PAPPA RAISES CONCERNS OVER GOVERNMENT PLANS FOR TENANT FEES
Property professionals in Plymouth are putting their weight behind a campaign urging the Government to rethink the proposed Tenant Fees Bill, amid fears it will have a damaging impact on tenants, who it is intended to protect.
Members of the Plymouth Area Property Professionals Association (PAPPA) have voiced their support for industry body ARLA Propertymark, which says a proposed ban on tenant fees will reduce the service agents provide and potentially penalise tenants.
Under the proposals of the bill, which is due to go before Parliament again on September 5th, landlords and letting agents will be prohibited from demanding certain payments from tenants, while both holding and tenancy deposits will be capped.
But ARLA Propertymark say that the proposed ban would probably result in landlords passing any extra costs on to tenants and will also make buy to let investment even less attractive.
Jacqui Courtier, Lettings Director of Plymouth Homes Lettings, a member of PAPPA, said that while reform of the current system is badly needed and long overdue, the legislation in its current form will impact negatively on those very people it is seeking to protect.
“It is important that this legislation focuses on protecting tenants. Those of us who value the principles of professionalism and integrity in our sector recognise that it is time for an overhaul of what is an outdated system,” said Jacqui.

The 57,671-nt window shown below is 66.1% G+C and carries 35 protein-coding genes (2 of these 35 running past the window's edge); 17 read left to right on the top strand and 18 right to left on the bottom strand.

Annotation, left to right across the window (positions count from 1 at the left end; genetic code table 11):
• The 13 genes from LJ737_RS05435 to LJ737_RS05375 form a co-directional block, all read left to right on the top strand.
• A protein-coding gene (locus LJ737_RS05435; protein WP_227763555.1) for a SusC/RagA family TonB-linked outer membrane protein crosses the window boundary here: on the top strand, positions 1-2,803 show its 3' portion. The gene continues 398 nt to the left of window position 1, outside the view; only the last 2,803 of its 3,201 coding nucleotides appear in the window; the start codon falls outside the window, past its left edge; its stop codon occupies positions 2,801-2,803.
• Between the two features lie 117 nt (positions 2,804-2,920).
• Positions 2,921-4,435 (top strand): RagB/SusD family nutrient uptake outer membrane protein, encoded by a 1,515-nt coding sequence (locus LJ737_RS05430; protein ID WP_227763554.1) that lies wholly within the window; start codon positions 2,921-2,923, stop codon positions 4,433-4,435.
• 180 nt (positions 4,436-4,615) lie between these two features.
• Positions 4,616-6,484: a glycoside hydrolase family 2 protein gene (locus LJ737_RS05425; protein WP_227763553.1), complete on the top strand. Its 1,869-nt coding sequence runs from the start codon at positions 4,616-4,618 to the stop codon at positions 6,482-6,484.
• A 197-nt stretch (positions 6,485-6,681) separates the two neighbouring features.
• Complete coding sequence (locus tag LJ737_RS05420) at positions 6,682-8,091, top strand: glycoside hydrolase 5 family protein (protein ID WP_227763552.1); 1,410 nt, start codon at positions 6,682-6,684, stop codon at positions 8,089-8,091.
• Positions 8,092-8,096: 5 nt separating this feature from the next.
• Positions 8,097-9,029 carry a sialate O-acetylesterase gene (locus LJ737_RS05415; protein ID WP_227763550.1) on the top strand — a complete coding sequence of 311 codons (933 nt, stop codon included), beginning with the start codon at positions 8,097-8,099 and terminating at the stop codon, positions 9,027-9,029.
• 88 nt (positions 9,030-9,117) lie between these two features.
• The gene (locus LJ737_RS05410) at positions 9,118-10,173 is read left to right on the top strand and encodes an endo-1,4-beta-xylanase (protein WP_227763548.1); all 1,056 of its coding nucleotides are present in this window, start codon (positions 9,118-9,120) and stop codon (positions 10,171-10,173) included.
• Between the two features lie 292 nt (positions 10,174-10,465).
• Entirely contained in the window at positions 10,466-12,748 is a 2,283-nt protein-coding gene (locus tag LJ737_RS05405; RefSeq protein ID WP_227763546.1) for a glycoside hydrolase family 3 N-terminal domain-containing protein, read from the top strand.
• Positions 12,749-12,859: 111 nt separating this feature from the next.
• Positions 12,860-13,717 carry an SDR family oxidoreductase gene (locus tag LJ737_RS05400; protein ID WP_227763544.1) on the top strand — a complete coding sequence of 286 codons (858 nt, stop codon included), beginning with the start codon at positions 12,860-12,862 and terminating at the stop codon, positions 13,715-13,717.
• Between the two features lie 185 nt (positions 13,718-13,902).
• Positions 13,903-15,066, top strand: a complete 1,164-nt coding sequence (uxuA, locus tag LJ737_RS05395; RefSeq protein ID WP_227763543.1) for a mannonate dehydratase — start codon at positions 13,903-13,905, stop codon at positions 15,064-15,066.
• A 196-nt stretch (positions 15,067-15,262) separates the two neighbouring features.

“There is no escaping the fact that tenants have been let down in the past by those unscrupulous landlords who put their own financial interests first and the Government must be applauded in its efforts to ensure tenants are protected from any kind of exploitation in the future.”
ARLA Propertymark, which raises professional standards among letting agents, as well as protecting and guiding tenants, is backing MP Daniel Kawczynski, who is putting forward an amendment to the bill.
The amendment would allow letting agents to charge for starting or renewing a tenancy by including it as a permitted payment under the terms of the bill. This would cover aspects that include admin costs, credit checks, inventory charges and tenancy renewal fees.
Now UK wide sector professionals, including PAPPA members, are being asked to lobby their respective MPs and urge them to support Mr Kawczynski’s amendment, as well as make them aware of the damaging affect the legislation will have in its current form.
Jacqui has already met with Plymouth Moor View MP Johnny Mercer to voice her concerns and she is now rallying fellow PAPPA members to help put added pressure on the powers that be.
“I think an organisation like PAPPA, which champions the principles of professionalism, independence and impartiality, could make such a difference and I believe it is important make our voices heard. United we stand – divided we fall,” said Jacqui.
PAPPA chairman Ben Dreher, a Director at Mansbridge Balment Plymouth, said: “This is an extremely important issue for our members in the lettings industry and thos tenants they serve. It is equally vital that, as an association, we speak with one voice and all do whatever we can to help.”
ARLA Propertymark has already been working hard behind the scenes, pressing the Government for changes to the proposals. It spelled out its fears in a briefing document, ahead of the second reading of the bill, which took place in May.
In a survey of its letting agents, 90 per cent said the ban would lead to rise in rents, while more than half think it will cause decline in the quality of properties.
The briefing said: ‘Letting agents deliver a hugely valuable service and any fees charged cover the costs of ensuring a tenant’s home is safe, legally compliant and professionally managed’.